Objective: This research provides estimates of how strongly family bonds, family drug use, age, educational commitment and peer drug use are associated with the frequency and amount of alcohol consumption among adolescents, and compares females and males.
Method: Using questionnaire data from a random sample of 27,000 adolescents, structural equation modeling is used to evaluate the strength of several risk factors.
Results: The influence of family bonds is moderately strong but operates primarily through peers; adolescents with higher family bonds are less likely to have close friends who are involved with drugs. Family bonds have a relatively strong, positive association with educational commitment, and adolescents with a higher educational commitment tend to drink less frequently; and when they drink, they tend to consume smaller amounts. Living in a family where other family members have a problem with alcohol or other drugs increases the chance that an adolescent has friends who drink or use other drugs.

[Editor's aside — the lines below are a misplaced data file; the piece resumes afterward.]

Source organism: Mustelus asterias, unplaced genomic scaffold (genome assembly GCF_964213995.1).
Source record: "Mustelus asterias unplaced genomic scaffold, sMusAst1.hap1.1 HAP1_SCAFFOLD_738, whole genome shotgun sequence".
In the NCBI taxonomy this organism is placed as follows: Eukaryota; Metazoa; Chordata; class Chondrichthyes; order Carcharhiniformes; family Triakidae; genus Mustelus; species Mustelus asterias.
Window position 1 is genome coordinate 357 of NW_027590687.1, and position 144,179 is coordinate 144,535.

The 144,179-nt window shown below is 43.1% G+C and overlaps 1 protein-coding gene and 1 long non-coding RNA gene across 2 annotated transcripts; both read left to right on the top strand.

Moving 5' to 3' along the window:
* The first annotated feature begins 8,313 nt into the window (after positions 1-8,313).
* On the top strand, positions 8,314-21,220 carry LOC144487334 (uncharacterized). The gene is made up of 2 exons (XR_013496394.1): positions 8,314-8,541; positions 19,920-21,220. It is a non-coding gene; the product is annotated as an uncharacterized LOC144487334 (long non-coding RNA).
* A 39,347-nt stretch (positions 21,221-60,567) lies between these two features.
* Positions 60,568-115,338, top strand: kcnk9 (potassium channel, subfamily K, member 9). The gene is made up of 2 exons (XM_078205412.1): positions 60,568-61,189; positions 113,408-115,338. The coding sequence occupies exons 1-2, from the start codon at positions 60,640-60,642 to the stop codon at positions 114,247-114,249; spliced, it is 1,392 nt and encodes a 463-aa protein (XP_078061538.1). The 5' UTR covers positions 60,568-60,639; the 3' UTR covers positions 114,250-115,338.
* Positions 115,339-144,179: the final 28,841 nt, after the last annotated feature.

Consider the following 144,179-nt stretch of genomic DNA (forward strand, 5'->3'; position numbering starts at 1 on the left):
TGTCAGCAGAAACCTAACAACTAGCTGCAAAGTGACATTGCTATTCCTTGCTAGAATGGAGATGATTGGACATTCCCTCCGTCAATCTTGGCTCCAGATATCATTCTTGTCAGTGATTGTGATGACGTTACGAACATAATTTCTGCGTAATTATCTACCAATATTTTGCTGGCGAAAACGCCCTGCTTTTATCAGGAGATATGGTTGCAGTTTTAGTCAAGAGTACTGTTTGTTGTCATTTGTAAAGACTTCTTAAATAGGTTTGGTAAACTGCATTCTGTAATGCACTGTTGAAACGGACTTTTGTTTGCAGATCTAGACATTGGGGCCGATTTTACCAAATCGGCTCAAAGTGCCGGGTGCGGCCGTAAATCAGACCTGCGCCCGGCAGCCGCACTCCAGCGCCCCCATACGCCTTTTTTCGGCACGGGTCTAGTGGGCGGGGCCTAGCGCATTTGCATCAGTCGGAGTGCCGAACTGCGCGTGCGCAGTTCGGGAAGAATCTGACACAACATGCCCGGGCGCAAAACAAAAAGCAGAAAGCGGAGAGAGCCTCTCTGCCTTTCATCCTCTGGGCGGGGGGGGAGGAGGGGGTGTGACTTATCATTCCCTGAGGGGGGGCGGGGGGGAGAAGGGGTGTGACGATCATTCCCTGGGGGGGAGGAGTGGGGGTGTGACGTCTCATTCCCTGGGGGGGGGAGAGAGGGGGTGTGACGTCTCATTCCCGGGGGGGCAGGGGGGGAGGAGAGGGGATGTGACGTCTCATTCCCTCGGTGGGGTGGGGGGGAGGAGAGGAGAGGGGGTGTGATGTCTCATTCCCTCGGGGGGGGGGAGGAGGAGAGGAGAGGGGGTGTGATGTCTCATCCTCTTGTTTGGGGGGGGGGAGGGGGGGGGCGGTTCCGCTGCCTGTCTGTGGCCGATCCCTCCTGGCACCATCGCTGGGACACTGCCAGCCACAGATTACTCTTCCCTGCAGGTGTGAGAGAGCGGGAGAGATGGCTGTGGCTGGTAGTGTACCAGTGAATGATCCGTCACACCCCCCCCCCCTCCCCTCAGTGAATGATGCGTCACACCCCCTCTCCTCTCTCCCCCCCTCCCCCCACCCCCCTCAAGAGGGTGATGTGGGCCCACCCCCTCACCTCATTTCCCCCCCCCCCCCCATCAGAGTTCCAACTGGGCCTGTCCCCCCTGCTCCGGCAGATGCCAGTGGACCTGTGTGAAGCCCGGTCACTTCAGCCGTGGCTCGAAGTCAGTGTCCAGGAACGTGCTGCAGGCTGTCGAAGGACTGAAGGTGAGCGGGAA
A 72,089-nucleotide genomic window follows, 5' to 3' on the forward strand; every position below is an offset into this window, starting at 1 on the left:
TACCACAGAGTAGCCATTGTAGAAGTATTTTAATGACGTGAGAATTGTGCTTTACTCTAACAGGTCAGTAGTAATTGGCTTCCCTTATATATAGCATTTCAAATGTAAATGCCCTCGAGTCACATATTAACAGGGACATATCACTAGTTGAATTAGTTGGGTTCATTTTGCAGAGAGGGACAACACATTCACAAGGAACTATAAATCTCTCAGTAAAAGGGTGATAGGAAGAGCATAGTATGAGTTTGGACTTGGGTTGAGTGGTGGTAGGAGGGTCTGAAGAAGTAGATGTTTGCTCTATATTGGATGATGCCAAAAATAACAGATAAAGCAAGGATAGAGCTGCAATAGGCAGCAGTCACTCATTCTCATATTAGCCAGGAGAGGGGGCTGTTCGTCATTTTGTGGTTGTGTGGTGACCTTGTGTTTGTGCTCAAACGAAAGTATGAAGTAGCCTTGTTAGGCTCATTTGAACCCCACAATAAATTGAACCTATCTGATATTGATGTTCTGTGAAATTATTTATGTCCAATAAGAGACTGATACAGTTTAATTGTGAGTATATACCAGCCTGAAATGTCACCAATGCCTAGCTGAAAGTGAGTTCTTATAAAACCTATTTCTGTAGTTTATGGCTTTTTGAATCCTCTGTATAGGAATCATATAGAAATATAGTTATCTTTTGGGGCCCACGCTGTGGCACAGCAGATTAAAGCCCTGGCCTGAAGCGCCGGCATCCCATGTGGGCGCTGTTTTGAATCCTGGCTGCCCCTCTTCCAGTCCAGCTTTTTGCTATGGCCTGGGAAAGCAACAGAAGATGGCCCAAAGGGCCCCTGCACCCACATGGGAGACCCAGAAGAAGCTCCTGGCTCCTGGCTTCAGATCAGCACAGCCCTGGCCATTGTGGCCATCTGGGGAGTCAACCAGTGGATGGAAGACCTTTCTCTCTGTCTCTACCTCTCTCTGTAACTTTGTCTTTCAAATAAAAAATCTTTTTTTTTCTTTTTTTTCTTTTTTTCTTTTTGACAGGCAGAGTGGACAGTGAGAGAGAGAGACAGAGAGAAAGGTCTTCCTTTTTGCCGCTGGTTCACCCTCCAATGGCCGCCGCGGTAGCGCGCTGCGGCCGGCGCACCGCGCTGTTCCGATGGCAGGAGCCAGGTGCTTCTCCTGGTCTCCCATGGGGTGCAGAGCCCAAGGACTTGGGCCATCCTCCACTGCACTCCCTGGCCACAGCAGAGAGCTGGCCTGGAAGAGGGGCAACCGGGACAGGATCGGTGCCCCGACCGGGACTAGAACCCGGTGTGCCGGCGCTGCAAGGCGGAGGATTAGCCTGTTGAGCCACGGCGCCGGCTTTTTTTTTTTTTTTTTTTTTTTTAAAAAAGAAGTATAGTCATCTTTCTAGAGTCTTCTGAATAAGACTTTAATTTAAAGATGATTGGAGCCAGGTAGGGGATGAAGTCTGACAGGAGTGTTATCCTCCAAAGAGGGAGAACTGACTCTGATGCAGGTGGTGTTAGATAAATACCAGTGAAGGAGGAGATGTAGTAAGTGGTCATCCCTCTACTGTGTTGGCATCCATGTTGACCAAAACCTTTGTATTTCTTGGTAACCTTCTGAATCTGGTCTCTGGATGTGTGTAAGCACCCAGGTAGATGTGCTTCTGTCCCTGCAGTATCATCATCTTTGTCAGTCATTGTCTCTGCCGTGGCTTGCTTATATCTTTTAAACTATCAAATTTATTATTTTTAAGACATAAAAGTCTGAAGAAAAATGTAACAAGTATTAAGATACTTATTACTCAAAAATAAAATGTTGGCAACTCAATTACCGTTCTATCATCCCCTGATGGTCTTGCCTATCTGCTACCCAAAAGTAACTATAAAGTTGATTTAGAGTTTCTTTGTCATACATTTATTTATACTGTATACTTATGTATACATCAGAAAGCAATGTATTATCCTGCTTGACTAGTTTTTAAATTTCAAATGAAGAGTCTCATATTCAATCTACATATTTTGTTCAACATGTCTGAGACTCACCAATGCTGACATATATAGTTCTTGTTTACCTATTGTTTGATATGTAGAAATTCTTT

Conclusions: Family bonding has small but significant direct effects and moderate indirect effects on both the frequency and amount of alcohol use. Family and peer influences are similar for both females and males. Living in a family where other family members have a drug problem increases the chance that an adolescent has friends who use drugs. Family bonding appears to be an important social control mechanism that may decrease the risk of alcohol abuse among adolescents.